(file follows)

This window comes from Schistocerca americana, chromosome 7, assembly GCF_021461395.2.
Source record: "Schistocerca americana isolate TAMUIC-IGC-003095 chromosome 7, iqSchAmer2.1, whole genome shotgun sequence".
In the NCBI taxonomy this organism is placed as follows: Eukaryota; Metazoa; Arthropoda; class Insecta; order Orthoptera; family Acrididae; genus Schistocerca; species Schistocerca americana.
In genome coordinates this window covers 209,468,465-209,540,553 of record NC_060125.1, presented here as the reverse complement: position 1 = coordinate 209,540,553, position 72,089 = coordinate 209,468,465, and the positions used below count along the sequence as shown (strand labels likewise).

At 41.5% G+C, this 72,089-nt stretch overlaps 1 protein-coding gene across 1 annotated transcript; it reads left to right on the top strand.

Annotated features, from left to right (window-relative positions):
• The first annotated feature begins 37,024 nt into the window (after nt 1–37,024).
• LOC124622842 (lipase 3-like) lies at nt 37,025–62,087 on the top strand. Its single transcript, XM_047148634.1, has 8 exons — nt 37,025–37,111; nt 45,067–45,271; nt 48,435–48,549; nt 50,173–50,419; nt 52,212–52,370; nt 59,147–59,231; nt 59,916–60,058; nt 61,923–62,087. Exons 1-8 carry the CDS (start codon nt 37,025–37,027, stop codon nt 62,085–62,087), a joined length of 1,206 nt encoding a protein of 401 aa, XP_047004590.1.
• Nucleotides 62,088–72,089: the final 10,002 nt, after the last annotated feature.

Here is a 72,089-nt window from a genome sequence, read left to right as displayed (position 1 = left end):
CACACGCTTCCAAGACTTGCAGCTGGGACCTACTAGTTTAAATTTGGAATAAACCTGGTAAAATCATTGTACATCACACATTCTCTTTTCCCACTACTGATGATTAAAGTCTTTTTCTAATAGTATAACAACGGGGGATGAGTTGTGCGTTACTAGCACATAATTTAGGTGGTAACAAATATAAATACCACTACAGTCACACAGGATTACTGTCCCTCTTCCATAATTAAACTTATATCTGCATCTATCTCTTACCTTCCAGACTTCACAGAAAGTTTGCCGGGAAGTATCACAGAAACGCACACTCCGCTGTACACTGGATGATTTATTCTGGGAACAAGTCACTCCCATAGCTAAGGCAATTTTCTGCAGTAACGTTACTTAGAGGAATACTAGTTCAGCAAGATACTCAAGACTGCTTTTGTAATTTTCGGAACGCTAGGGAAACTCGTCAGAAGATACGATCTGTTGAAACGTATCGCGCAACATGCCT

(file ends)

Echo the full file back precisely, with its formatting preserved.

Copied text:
This window comes from Schistocerca americana, chromosome 7, assembly GCF_021461395.2.
Source record: "Schistocerca americana isolate TAMUIC-IGC-003095 chromosome 7, iqSchAmer2.1, whole genome shotgun sequence".
In the NCBI taxonomy this organism is placed as follows: Eukaryota; Metazoa; Arthropoda; class Insecta; order Orthoptera; family Acrididae; genus Schistocerca; species Schistocerca americana.
In genome coordinates this window covers 209,468,465-209,540,553 of record NC_060125.1, presented here as the reverse complement: position 1 = coordinate 209,540,553, position 72,089 = coordinate 209,468,465, and the positions used below count along the sequence as shown (strand labels likewise).

At 41.5% G+C, this 72,089-nt stretch overlaps 1 protein-coding gene across 1 annotated transcript; it reads left to right on the top strand.

Annotated features, from left to right (window-relative positions):
• The first annotated feature begins 37,024 nt into the window (after nt 1–37,024).
• LOC124622842 (lipase 3-like) lies at nt 37,025–62,087 on the top strand. Its single transcript, XM_047148634.1, has 8 exons — nt 37,025–37,111; nt 45,067–45,271; nt 48,435–48,549; nt 50,173–50,419; nt 52,212–52,370; nt 59,147–59,231; nt 59,916–60,058; nt 61,923–62,087. Exons 1-8 carry the CDS (start codon nt 37,025–37,027, stop codon nt 62,085–62,087), a joined length of 1,206 nt encoding a protein of 401 aa, XP_047004590.1.
• Nucleotides 62,088–72,089: the final 10,002 nt, after the last annotated feature.

Here is a 72,089-nt window from a genome sequence, read left to right as displayed (position 1 = left end):
CACACGCTTCCAAGACTTGCAGCTGGGACCTACTAGTTTAAATTTGGAATAAACCTGGTAAAATCATTGTACATCACACATTCTCTTTTCCCACTACTGATGATTAAAGTCTTTTTCTAATAGTATAACAACGGGGGATGAGTTGTGCGTTACTAGCACATAATTTAGGTGGTAACAAATATAAATACCACTACAGTCACACAGGATTACTGTCCCTCTTCCATAATTAAACTTATATCTGCATCTATCTCTTACCTTCCAGACTTCACAGAAAGTTTGCCGGGAAGTATCACAGAAACGCACACTCCGCTGTACACTGGATGATTTATTCTGGGAACAAGTCACTCCCATAGCTAAGGCAATTTTCTGCAGTAACGTTACTTAGAGGAATACTAGTTCAGCAAGATACTCAAGACTGCTTTTGTAATTTTCGGAACGCTAGGGAAACTCGTCAGAAGATACGATCTGTTGAAACGTATCGCGCAACATGCCT